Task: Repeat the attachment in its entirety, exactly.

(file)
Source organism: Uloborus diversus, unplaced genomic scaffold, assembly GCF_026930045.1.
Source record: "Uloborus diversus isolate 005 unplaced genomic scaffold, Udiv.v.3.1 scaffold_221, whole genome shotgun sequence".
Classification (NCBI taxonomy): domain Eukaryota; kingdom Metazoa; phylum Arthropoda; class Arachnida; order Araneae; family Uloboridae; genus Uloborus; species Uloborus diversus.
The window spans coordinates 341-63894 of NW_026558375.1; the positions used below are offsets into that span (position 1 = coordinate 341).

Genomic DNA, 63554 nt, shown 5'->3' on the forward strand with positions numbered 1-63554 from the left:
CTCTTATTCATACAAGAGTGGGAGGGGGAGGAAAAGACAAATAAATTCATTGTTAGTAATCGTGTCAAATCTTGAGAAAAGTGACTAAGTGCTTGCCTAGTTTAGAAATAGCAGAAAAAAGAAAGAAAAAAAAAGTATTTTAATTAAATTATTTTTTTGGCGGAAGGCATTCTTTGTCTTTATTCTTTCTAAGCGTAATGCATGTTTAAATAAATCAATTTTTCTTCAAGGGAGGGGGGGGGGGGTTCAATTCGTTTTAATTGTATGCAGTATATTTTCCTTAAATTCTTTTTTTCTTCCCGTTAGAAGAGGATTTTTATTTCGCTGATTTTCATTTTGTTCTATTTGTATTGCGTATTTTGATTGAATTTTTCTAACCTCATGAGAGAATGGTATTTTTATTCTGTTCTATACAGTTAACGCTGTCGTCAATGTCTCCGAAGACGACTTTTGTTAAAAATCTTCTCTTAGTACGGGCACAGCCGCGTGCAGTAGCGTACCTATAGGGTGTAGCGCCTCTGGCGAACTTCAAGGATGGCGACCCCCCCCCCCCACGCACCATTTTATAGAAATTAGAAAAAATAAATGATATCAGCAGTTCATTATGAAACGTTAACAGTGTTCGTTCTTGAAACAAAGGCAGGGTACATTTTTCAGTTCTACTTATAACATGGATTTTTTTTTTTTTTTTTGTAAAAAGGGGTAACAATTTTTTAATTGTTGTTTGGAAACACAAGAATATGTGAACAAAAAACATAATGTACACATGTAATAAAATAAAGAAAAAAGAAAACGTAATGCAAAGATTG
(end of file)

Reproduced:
Source organism: Uloborus diversus, unplaced genomic scaffold, assembly GCF_026930045.1.
Source record: "Uloborus diversus isolate 005 unplaced genomic scaffold, Udiv.v.3.1 scaffold_221, whole genome shotgun sequence".
Classification (NCBI taxonomy): domain Eukaryota; kingdom Metazoa; phylum Arthropoda; class Arachnida; order Araneae; family Uloboridae; genus Uloborus; species Uloborus diversus.
The window spans coordinates 341-63894 of NW_026558375.1; the positions used below are offsets into that span (position 1 = coordinate 341).

Genomic DNA, 63554 nt, shown 5'->3' on the forward strand with positions numbered 1-63554 from the left:
CTCTTATTCATACAAGAGTGGGAGGGGGAGGAAAAGACAAATAAATTCATTGTTAGTAATCGTGTCAAATCTTGAGAAAAGTGACTAAGTGCTTGCCTAGTTTAGAAATAGCAGAAAAAAGAAAGAAAAAAAAAGTATTTTAATTAAATTATTTTTTTGGCGGAAGGCATTCTTTGTCTTTATTCTTTCTAAGCGTAATGCATGTTTAAATAAATCAATTTTTCTTCAAGGGAGGGGGGGGGGGGTTCAATTCGTTTTAATTGTATGCAGTATATTTTCCTTAAATTCTTTTTTTCTTCCCGTTAGAAGAGGATTTTTATTTCGCTGATTTTCATTTTGTTCTATTTGTATTGCGTATTTTGATTGAATTTTTCTAACCTCATGAGAGAATGGTATTTTTATTCTGTTCTATACAGTTAACGCTGTCGTCAATGTCTCCGAAGACGACTTTTGTTAAAAATCTTCTCTTAGTACGGGCACAGCCGCGTGCAGTAGCGTACCTATAGGGTGTAGCGCCTCTGGCGAACTTCAAGGATGGCGACCCCCCCCCCCCACGCACCATTTTATAGAAATTAGAAAAAATAAATGATATCAGCAGTTCATTATGAAACGTTAACAGTGTTCGTTCTTGAAACAAAGGCAGGGTACATTTTTCAGTTCTACTTATAACATGGATTTTTTTTTTTTTTTTTGTAAAAAGGGGTAACAATTTTTTAATTGTTGTTTGGAAACACAAGAATATGTGAACAAAAAACATAATGTACACATGTAATAAAATAAAGAAAAAAGAAAACGTAATGCAAAGATTG